In his book, Science of the Cosmos, Science of the Soul: The Pertinence of Islamic Cosmology in the Modern World, William C. Chittick has put forward a refreshing outlook on Islam today. Away from the ideological and cartoonish depictions of this faith, Chittick unfolds a forward looking, indeed revolutionary perspective on how Islam was meant to be understood in the first place.

The core of his work is a critical differentiation in Islam between two forms of human knowledge, "transmitted" and "intellectual". Simply put, the former is passed on in the form of "Taqlid" (imitation of an authority), the latter can only be found independently through "Tahqiq" (realization, verification), using mind, heart and personal experience.

According to Chittick, to think “Islamically’” is above all to pursue the unity of God, the only source of truth and reality, through Tahqiq. This highly personal pursuit of unity stands in stark contrast with the modern obsession with intellectual and academic specialization, a form of fragmentation that moves away from the discovery of unifying principles in the world.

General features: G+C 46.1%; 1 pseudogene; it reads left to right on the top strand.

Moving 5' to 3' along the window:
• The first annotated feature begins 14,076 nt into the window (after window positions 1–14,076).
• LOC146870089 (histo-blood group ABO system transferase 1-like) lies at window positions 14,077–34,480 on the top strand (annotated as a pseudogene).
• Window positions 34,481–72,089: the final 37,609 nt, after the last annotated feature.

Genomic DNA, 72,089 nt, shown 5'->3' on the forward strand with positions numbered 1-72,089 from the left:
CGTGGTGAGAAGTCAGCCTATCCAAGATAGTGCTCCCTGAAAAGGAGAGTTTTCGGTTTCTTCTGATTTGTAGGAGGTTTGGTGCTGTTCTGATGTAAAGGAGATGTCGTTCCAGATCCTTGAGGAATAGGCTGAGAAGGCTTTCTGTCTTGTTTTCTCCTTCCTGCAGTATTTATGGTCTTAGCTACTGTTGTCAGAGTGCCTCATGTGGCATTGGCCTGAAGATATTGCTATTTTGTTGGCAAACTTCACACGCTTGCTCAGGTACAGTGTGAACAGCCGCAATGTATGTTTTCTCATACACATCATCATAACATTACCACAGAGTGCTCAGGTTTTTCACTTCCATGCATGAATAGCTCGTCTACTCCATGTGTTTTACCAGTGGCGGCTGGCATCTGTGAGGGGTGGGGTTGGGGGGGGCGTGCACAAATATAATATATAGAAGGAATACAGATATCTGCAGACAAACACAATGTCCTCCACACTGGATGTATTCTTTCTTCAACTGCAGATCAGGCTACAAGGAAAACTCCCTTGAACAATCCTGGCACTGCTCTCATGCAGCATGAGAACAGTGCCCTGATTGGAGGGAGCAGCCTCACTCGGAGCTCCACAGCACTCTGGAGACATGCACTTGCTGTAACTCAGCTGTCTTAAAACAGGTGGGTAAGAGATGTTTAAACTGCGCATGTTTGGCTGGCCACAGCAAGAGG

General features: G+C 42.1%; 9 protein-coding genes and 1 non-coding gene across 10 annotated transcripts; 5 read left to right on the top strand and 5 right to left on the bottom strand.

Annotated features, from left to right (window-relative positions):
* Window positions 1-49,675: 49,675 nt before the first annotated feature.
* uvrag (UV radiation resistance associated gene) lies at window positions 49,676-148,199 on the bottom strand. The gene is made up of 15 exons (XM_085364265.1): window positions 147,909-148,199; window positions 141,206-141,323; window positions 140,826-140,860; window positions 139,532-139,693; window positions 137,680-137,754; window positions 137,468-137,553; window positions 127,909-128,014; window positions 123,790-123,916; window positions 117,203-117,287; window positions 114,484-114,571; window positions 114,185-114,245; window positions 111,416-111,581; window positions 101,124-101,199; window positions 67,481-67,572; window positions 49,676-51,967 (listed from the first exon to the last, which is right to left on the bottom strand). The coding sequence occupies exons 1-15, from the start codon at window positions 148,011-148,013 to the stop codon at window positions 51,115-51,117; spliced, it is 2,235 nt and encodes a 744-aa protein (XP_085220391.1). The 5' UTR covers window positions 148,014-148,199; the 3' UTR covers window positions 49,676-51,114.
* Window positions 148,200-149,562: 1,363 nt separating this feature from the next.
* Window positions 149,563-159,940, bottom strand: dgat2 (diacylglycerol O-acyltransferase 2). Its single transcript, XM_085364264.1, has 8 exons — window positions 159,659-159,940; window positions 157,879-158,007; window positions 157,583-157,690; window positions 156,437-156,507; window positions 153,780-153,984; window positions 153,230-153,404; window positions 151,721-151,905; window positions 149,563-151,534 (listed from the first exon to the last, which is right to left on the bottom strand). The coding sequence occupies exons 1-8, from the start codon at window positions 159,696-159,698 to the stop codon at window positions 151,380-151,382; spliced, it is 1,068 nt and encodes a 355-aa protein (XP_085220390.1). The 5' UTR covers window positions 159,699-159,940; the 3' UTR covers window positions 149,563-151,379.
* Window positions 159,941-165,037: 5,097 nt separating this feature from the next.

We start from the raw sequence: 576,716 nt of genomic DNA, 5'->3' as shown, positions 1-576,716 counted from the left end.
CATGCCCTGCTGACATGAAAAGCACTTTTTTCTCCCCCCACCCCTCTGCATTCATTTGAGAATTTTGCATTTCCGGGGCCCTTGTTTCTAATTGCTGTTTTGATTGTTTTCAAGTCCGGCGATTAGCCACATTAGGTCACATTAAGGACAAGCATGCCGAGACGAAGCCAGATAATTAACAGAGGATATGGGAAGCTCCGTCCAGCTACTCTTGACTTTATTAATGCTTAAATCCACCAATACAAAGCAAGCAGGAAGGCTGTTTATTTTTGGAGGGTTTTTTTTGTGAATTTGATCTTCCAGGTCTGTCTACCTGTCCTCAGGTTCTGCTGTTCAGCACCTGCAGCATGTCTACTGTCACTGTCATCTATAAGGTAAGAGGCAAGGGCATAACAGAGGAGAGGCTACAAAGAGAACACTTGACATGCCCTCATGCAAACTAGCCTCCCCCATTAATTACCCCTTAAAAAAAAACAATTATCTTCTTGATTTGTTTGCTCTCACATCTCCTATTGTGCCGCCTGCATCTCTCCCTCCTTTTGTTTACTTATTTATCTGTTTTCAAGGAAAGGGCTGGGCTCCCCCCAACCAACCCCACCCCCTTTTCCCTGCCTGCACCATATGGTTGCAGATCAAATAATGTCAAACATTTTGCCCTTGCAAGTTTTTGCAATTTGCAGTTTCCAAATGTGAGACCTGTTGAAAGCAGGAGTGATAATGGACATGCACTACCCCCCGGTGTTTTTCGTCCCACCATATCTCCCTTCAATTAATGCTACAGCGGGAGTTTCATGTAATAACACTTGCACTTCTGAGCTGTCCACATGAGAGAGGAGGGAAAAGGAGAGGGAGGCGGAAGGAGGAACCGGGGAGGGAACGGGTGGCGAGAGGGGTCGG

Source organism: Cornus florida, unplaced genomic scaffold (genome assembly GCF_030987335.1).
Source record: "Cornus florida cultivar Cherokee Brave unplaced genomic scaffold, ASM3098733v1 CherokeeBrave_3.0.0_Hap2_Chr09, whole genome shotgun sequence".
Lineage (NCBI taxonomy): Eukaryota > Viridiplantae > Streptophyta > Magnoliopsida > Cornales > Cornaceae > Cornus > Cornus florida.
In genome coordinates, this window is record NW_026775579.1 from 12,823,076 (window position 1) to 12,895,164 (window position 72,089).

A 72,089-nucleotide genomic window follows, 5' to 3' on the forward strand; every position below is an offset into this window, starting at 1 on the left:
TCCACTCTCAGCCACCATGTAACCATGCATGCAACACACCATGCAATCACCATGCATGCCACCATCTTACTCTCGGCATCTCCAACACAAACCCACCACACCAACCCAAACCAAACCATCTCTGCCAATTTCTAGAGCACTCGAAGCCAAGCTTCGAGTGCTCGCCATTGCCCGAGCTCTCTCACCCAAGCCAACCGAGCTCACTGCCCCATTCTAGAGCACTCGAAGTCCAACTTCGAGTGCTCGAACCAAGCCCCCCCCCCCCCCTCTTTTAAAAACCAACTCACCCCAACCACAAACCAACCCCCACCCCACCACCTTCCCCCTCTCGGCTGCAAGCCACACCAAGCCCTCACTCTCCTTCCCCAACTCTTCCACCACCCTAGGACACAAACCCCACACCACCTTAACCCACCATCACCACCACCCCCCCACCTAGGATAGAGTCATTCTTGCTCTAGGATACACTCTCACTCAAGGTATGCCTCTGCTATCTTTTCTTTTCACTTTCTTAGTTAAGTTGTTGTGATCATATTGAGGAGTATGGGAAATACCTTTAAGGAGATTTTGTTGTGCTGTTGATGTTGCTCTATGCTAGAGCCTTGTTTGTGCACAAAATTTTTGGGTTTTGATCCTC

In his view, this fragmentation creates the many gods of modernity, a source of confusion and suffering, especially when "God" enters the domain of politics becoming yet another manifestation of difference. Indeed, Chittick claims that much of modern Islamic intellectual and political thought “suffers from a grave illness” by imitating modern Western thought, having little to do with original Islam as he understands it.